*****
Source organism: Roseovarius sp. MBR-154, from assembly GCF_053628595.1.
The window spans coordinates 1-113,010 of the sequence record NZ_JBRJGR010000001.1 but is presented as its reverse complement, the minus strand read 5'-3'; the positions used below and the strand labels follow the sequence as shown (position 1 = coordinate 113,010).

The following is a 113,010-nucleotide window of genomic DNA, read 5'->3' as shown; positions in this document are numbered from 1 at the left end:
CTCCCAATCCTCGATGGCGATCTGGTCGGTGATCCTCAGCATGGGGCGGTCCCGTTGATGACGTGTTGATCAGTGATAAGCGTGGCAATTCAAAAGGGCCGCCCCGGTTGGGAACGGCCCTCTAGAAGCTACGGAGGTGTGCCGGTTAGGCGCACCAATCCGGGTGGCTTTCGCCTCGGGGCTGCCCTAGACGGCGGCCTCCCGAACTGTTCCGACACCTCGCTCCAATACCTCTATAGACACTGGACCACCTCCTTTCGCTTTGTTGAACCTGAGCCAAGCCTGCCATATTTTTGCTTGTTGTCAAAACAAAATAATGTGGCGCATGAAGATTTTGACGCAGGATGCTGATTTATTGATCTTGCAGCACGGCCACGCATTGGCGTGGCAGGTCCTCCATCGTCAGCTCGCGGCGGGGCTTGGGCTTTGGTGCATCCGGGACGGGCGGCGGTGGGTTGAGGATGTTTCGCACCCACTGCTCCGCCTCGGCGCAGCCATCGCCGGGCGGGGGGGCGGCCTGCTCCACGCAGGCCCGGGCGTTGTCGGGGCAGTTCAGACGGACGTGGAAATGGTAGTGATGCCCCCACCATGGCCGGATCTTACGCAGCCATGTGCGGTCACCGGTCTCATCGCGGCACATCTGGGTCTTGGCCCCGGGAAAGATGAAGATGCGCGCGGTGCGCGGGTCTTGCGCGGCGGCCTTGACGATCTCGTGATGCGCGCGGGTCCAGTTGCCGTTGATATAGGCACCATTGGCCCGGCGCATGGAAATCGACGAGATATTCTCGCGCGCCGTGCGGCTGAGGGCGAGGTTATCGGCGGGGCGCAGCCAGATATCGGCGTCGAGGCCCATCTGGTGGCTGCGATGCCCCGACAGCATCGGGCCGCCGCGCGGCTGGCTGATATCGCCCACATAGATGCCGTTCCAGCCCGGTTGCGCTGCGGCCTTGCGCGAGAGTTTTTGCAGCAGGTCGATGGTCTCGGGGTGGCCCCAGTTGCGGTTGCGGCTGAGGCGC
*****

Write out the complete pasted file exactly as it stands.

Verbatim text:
Source organism: Roseovarius sp. MBR-154, from assembly GCF_053628595.1.
The window spans coordinates 1-113,010 of the sequence record NZ_JBRJGR010000001.1 but is presented as its reverse complement, the minus strand read 5'-3'; the positions used below and the strand labels follow the sequence as shown (position 1 = coordinate 113,010).

The following is a 113,010-nucleotide window of genomic DNA, read 5'->3' as shown; positions in this document are numbered from 1 at the left end:
CTCCCAATCCTCGATGGCGATCTGGTCGGTGATCCTCAGCATGGGGCGGTCCCGTTGATGACGTGTTGATCAGTGATAAGCGTGGCAATTCAAAAGGGCCGCCCCGGTTGGGAACGGCCCTCTAGAAGCTACGGAGGTGTGCCGGTTAGGCGCACCAATCCGGGTGGCTTTCGCCTCGGGGCTGCCCTAGACGGCGGCCTCCCGAACTGTTCCGACACCTCGCTCCAATACCTCTATAGACACTGGACCACCTCCTTTCGCTTTGTTGAACCTGAGCCAAGCCTGCCATATTTTTGCTTGTTGTCAAAACAAAATAATGTGGCGCATGAAGATTTTGACGCAGGATGCTGATTTATTGATCTTGCAGCACGGCCACGCATTGGCGTGGCAGGTCCTCCATCGTCAGCTCGCGGCGGGGCTTGGGCTTTGGTGCATCCGGGACGGGCGGCGGTGGGTTGAGGATGTTTCGCACCCACTGCTCCGCCTCGGCGCAGCCATCGCCGGGCGGGGGGGCGGCCTGCTCCACGCAGGCCCGGGCGTTGTCGGGGCAGTTCAGACGGACGTGGAAATGGTAGTGATGCCCCCACCATGGCCGGATCTTACGCAGCCATGTGCGGTCACCGGTCTCATCGCGGCACATCTGGGTCTTGGCCCCGGGAAAGATGAAGATGCGCGCGGTGCGCGGGTCTTGCGCGGCGGCCTTGACGATCTCGTGATGCGCGCGGGTCCAGTTGCCGTTGATATAGGCACCATTGGCCCGGCGCATGGAAATCGACGAGATATTCTCGCGCGCCGTGCGGCTGAGGGCGAGGTTATCGGCGGGGCGCAGCCAGATATCGGCGTCGAGGCCCATCTGGTGGCTGCGATGCCCCGACAGCATCGGGCCGCCGCGCGGCTGGCTGATATCGCCCACATAGATGCCGTTCCAGCCCGGTTGCGCTGCGGCCTTGCGCGAGAGTTTTTGCAGCAGGTCGATGGTCTCGGGGTGGCCCCAGTTGCGGTTGCGGCTGAGGCGC